Perhaps time has provided a distance that enables us see the grotesque “War to end all wars” with a certain amount of artistic detachment. All of the military participants in the first world war are now dead, whether they died during the war, or later of wounds, alcoholism, or despair — or some other insidious remnant of that experience. War has been a subject of literature in Western culture since the Greek plays, sometimes as a basis for tragedy, or equally, comedy. Lysistrata, Henry V, Stalag 13, Catch-22, and Slaughterhouse Five — the Canon is virtually endless.
Theissen’s script views war from a Canadian perspective. The characters come from various parts of the country and various cultural roots. As one might expect, the action is driven by both culture and character; for example, a French Canadian dies because he rebels against the jingoistic arrogance of his commander who insists that he speak English. A Micmac Indian heroically scouts out enemy positions at night, using skills he perfected stalking animals in the woods in Newfoundland. Lovers face the reality of separation and death.
One of the things I really like about this script is that Thiessen draws us in to suspension of disbelief by doubling some of the characters; for example Kevin Loring plays both the rebellious French-Canadian and the Micmac Indian. We are able to follow these two stories even though the two plots are interwoven. The success of this strategy is a tribute to Loring’s acting skills, Thiessen’s script and Director Linda Moore’s approach to transitions.
Another aspect of the script that I like is that it has a poetic flavour. I had better clarify that by “poetic” I mean that the language of the script is dense and expressive, and the directorial approach subtly allows, encourages the poetry to work through pauses and a tone that is generally understated, but at the same time very aware of what is happening. When I was an adolescent in post-World War II northern Ontario, I became very aware of the elegiac poetry that came out of the first world war. While most of it was British, there were some Canadian poets who made their mark and certainly influenced generations of young Canadian poets to be. I mention this because the Canadian military recently appointed a poet, Suzanne Steele, who spent a year training with the military. Her assignment culminated with a brief tour with the troops in Afghanistan. I have been following her “beta work”, as she calls it, on her website, War Poet. It is Susanne’s work and the heartfelt comments of military personnel, most of them with very little experience with poetry that has attuned me to the poetic spirit of this play. It is elegiac, yes, but it is more than that: it is a look at the distinctly Canadian values that have gone to war and to peace so many times in the last century.
I was particularly impressed by Jonathan Koensgen. The last time I saw him on stage, (ignoring his cameo in Hamlet at the NAC) he was four feet tall, a child actor in Secret Garden. A decade later, it is evident that he has inherited his father’s distinctive voice, and has developed as an actor with remarkable poise and verisimilitude. His character, Sid, who is temporarily blinded, easily could have been over-the-top melodrama, but instead was a sensitive portrayal of a very conflicted and tragic man.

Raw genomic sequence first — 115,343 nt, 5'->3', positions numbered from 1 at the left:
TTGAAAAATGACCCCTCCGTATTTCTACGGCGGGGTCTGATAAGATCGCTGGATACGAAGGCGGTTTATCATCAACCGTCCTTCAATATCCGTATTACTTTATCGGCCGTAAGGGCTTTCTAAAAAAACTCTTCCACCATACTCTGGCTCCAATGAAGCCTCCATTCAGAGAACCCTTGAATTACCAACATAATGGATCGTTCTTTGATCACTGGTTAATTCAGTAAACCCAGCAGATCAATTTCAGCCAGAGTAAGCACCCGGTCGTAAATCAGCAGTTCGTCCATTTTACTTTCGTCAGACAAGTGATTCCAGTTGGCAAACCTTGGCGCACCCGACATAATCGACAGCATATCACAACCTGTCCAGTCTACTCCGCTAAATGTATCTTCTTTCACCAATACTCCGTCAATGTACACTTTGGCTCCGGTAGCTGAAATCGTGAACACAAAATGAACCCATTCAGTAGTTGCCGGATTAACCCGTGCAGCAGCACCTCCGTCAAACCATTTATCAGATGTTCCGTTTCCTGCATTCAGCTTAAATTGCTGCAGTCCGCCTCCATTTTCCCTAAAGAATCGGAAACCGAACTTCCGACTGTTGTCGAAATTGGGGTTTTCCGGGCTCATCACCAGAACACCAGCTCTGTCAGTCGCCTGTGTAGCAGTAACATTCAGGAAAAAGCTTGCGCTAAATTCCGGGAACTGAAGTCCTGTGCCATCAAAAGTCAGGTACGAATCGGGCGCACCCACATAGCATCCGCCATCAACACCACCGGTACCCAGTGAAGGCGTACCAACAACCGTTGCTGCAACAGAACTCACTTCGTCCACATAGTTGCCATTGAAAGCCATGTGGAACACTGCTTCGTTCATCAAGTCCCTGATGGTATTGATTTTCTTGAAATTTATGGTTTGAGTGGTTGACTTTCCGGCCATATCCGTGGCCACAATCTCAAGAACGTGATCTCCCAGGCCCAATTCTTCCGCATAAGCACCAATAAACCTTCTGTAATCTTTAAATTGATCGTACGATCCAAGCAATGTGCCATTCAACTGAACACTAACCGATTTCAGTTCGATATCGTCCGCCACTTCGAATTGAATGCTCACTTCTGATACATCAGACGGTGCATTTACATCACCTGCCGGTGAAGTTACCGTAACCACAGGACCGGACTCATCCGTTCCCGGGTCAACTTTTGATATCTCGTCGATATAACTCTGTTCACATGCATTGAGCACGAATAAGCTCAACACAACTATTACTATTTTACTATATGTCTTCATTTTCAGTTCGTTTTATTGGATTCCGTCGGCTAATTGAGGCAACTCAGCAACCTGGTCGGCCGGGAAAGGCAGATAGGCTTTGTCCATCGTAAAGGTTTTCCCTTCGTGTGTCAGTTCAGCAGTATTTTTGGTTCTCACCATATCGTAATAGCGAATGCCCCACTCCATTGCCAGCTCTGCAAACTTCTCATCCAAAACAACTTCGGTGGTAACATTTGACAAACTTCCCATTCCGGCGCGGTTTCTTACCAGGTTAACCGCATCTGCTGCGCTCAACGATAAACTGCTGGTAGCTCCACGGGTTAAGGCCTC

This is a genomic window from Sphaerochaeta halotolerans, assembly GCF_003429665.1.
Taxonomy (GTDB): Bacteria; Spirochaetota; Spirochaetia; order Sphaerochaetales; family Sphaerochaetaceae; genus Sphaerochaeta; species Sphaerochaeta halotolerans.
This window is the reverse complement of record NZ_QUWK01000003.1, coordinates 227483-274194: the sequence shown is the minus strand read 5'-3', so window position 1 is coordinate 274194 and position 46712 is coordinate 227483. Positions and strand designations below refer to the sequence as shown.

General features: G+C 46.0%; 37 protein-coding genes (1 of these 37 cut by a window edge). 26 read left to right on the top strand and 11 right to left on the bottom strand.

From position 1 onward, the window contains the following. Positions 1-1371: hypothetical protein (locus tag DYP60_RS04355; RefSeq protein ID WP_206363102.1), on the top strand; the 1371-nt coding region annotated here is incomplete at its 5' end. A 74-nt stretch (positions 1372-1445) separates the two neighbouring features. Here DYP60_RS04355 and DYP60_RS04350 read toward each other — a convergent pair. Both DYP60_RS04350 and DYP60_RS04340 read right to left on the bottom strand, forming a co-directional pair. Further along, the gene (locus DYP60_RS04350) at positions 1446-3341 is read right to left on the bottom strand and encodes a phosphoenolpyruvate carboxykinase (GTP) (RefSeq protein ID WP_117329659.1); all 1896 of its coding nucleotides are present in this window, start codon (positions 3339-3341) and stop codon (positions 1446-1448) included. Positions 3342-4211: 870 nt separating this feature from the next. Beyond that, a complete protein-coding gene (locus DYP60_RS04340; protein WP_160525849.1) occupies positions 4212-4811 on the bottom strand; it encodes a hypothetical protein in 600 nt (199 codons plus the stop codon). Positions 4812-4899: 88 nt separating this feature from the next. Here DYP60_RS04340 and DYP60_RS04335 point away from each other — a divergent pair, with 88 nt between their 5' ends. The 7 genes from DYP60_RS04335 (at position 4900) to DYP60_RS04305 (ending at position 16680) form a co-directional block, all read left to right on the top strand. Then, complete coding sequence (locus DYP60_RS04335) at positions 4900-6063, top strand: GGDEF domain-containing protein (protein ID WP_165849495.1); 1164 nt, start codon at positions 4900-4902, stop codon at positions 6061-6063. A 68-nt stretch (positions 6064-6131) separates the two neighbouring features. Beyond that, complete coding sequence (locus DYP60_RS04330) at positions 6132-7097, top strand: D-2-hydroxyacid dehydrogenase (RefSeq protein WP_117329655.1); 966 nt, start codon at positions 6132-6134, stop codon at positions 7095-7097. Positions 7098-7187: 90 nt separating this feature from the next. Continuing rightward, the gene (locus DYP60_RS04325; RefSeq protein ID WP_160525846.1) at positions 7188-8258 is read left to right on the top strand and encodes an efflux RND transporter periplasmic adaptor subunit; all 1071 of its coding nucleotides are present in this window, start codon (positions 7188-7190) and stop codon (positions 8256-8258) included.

All six of the actors were beautifully up to the task, whether they were working symbolically or realistically or even as stage devices. Notably Katie Swift, when she had to switch between being the emotionally involved nurse, Clare, and removing the helmets of the casualties during the battle. This could have been confusing, but because the audience had accepted the various performance techniques that the cast and director had established, and because of her own ability to switch focus, the scene was a powerful development of the action.
If there is a weakness in the script, it is that there is no emotional centre. I left the play without any particular strong emotion about it. I believe this situation is the result of Thiessen’s decision to present several characters with equal weight. The result is, that while each of the stories taken on its own projects moving events and characters, there is no focus; consequently, the viewer is left with the sense that the strongest engagement of the play is intellectual rather than emotional. I came away with understanding and even conviction, but no strong feeling. If the play is to focus the very strong emotional actions of the play, it is going to have to focus on one major character; otherwise, it is not having a strong impact it could have.
The setting was superbly designed and rendered. If allowed the complex scene changes to occur seamlessly. The audience was never adrift wondering what was happening. It was all very gritty and effective. Lighting and sound expanded the dimension of the action superbly.
All in all, a superb full-length evening that is quite intriguing.
Performance viewed November 18, 2010 8 pm — running time: two hours 5 min. including intermission.
The National Arts Center and Great Canadian Theatre Company present
Vimy by Vern Thiessen
directed by Linda Moore
starring The NAC English Theatre Company
Will: Nicholas Di Gaetano
J.P./Bert: John Doucet
Sid: Jonathan Eliot Koensgen
Mike/Claude: Kevin Loring
Laurie: James Stuart MacDonald
Clare: Katie Swift
Set & Costume Designer: Brian Perchaluk
Lighting Designer: Jock Munro
Composer and Sound Designer: Sandy More
Fight Director: Jean-François Gagnon
Stage Manager: Samira Rose
Apprentice Stage Manager: Chantal Hayman
Assistant Director: Chantale Plante
Sound Operator: Jon Carter
Lighting Operator: Darryl Bennett
Head Scenic Painter: Stephanie Dahmer
Head of Wardrobe: Genviève Ethier